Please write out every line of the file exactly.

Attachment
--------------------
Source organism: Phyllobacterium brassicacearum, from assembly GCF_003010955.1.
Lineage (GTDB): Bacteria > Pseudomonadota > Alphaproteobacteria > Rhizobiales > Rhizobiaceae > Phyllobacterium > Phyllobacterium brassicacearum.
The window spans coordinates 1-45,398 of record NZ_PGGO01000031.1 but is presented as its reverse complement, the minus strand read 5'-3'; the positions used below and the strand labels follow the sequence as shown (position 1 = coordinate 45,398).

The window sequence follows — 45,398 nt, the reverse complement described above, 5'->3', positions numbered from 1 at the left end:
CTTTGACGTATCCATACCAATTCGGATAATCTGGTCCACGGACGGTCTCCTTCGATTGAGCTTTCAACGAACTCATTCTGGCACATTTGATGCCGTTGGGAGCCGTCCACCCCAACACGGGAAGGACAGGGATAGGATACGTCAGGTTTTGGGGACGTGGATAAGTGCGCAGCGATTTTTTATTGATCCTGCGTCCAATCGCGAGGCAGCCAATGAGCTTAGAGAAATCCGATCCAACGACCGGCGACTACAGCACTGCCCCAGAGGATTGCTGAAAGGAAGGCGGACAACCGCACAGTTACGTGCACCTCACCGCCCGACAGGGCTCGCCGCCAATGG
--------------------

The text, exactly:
Source organism: Phyllobacterium brassicacearum, from assembly GCF_003010955.1.
Lineage (GTDB): Bacteria > Pseudomonadota > Alphaproteobacteria > Rhizobiales > Rhizobiaceae > Phyllobacterium > Phyllobacterium brassicacearum.
The window spans coordinates 1-45,398 of record NZ_PGGO01000031.1 but is presented as its reverse complement, the minus strand read 5'-3'; the positions used below and the strand labels follow the sequence as shown (position 1 = coordinate 45,398).

The window sequence follows — 45,398 nt, the reverse complement described above, 5'->3', positions numbered from 1 at the left end:
CTTTGACGTATCCATACCAATTCGGATAATCTGGTCCACGGACGGTCTCCTTCGATTGAGCTTTCAACGAACTCATTCTGGCACATTTGATGCCGTTGGGAGCCGTCCACCCCAACACGGGAAGGACAGGGATAGGATACGTCAGGTTTTGGGGACGTGGATAAGTGCGCAGCGATTTTTTATTGATCCTGCGTCCAATCGCGAGGCAGCCAATGAGCTTAGAGAAATCCGATCCAACGACCGGCGACTACAGCACTGCCCCAGAGGATTGCTGAAAGGAAGGCGGACAACCGCACAGTTACGTGCACCTCACCGCCCGACAGGGCTCGCCGCCAATGG